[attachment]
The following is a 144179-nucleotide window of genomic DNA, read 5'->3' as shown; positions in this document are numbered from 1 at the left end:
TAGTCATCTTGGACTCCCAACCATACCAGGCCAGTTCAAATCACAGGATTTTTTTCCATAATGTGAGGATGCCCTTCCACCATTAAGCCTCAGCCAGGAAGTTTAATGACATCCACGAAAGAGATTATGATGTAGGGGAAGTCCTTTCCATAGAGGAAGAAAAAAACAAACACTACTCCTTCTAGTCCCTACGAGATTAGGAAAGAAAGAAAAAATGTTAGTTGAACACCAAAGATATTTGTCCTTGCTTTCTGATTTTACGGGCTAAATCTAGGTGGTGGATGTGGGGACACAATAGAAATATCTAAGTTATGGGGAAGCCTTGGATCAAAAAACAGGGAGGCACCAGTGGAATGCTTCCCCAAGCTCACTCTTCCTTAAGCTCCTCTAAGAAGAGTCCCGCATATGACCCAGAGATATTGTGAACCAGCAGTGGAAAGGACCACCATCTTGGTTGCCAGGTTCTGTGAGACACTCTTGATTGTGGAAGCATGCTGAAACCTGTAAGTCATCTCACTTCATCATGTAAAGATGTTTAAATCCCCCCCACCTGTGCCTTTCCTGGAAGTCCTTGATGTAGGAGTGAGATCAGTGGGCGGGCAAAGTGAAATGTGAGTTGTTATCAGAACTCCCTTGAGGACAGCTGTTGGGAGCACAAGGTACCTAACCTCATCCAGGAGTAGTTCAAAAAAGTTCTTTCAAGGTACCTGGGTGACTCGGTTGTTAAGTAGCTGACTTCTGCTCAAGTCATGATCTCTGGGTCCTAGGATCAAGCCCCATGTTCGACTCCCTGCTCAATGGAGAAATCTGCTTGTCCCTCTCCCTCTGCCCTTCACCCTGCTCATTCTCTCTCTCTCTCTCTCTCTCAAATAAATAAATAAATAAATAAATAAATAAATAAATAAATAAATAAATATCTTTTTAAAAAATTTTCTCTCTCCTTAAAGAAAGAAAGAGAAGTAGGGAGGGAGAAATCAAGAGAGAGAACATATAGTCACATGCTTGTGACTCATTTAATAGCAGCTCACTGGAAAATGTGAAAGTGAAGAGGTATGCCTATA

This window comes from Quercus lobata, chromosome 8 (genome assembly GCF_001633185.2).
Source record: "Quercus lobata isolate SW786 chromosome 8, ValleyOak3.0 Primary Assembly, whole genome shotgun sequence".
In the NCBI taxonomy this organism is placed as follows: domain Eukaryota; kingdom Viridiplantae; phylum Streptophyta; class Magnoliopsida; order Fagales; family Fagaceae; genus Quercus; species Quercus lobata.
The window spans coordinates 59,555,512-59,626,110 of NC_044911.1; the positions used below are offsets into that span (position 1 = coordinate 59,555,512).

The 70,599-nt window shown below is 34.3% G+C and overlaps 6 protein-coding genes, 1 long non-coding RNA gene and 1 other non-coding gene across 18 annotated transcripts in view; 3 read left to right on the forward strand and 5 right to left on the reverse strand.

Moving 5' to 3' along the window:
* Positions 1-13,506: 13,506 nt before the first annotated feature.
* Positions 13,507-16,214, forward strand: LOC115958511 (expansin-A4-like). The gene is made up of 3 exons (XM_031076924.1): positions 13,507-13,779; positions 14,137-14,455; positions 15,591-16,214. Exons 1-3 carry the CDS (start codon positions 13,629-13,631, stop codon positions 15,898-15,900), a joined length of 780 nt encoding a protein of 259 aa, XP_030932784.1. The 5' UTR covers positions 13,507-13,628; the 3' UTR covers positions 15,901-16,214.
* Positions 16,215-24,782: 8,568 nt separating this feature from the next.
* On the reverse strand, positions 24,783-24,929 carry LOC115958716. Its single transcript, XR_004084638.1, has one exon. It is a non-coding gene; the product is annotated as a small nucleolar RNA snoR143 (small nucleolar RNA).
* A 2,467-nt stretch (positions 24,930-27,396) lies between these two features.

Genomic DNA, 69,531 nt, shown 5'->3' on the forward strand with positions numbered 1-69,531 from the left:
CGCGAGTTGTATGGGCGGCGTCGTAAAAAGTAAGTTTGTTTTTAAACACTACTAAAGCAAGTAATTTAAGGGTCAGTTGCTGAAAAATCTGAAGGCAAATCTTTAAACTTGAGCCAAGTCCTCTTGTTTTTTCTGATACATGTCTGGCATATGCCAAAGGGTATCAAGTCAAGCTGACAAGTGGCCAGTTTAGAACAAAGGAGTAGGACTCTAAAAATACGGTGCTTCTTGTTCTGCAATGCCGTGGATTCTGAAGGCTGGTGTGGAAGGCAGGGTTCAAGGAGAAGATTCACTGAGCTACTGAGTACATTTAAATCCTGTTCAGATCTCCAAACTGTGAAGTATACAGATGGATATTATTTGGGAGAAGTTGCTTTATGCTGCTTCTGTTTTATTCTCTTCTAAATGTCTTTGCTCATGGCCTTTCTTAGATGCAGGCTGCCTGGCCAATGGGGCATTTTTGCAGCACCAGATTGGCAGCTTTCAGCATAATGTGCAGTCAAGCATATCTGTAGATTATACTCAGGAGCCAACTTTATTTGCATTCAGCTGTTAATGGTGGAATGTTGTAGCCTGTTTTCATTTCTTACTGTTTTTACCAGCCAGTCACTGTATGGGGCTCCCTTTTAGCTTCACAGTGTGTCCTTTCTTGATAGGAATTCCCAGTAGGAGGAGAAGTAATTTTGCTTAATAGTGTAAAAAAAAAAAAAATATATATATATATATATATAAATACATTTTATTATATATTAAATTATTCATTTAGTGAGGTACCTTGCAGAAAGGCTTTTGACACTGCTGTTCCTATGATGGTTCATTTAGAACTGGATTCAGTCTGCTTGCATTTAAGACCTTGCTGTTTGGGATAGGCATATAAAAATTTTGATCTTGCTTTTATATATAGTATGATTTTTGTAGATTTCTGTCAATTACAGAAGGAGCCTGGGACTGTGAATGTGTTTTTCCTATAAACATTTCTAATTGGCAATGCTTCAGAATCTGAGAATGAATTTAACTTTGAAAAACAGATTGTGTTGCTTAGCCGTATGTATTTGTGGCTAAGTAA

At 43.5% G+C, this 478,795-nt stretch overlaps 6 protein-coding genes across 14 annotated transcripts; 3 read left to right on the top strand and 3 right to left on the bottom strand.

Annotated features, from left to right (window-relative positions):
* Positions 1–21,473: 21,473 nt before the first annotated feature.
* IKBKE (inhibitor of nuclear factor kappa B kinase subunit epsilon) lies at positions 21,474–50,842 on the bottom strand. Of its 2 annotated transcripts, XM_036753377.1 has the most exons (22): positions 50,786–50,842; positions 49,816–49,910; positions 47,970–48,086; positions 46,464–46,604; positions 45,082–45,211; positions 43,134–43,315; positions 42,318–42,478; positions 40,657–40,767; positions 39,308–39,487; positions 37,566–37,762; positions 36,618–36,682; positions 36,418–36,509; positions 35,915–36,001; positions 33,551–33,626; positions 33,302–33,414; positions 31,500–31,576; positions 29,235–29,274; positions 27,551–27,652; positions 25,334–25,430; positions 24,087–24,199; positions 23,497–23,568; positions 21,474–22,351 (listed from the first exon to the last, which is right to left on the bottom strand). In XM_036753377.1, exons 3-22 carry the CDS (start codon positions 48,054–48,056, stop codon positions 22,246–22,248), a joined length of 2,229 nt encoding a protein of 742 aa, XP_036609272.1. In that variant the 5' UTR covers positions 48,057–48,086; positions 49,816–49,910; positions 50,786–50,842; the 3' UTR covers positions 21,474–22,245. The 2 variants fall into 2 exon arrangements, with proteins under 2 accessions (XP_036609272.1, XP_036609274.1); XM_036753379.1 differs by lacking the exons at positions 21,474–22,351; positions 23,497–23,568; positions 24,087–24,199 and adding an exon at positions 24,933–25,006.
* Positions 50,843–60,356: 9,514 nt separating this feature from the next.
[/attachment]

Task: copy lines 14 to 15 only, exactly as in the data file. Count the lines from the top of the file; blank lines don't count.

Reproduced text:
Genomic DNA, 69,531 nt, shown 5'->3' on the forward strand with positions numbered 1-69,531 from the left:
CGCGAGTTGTATGGGCGGCGTCGTAAAAAGTAAGTTTGTTTTTAAACACTACTAAAGCAAGTAATTTAAGGGTCAGTTGCTGAAAAATCTGAAGGCAAATCTTTAAACTTGAGCCAAGTCCTCTTGTTTTTTCTGATACATGTCTGGCATATGCCAAAGGGTATCAAGTCAAGCTGACAAGTGGCCAGTTTAGAACAAAGGAGTAGGACTCTAAAAATACGGTGCTTCTTGTTCTGCAATGCCGTGGATTCTGAAGGCTGGTGTGGAAGGCAGGGTTCAAGGAGAAGATTCACTGAGCTACTGAGTACATTTAAATCCTGTTCAGATCTCCAAACTGTGAAGTATACAGATGGATATTATTTGGGAGAAGTTGCTTTATGCTGCTTCTGTTTTATTCTCTTCTAAATGTCTTTGCTCATGGCCTTTCTTAGATGCAGGCTGCCTGGCCAATGGGGCATTTTTGCAGCACCAGATTGGCAGCTTTCAGCATAATGTGCAGTCAAGCATATCTGTAGATTATACTCAGGAGCCAACTTTATTTGCATTCAGCTGTTAATGGTGGAATGTTGTAGCCTGTTTTCATTTCTTACTGTTTTTACCAGCCAGTCACTGTATGGGGCTCCCTTTTAGCTTCACAGTGTGTCCTTTCTTGATAGGAATTCCCAGTAGGAGGAGAAGTAATTTTGCTTAATAGTGTAAAAAAAAAAAAAATATATATATATATATATATAAATACATTTTATTATATATTAAATTATTCATTTAGTGAGGTACCTTGCAGAAAGGCTTTTGACACTGCTGTTCCTATGATGGTTCATTTAGAACTGGATTCAGTCTGCTTGCATTTAAGACCTTGCTGTTTGGGATAGGCATATAAAAATTTTGATCTTGCTTTTATATATAGTATGATTTTTGTAGATTTCTGTCAATTACAGAAGGAGCCTGGGACTGTGAATGTGTTTTTCCTATAAACATTTCTAATTGGCAATGCTTCAGAATCTGAGAATGAATTTAACTTTGAAAAACAGATTGTGTTGCTTAGCCGTATGTATTTGTGGCTAAGTAA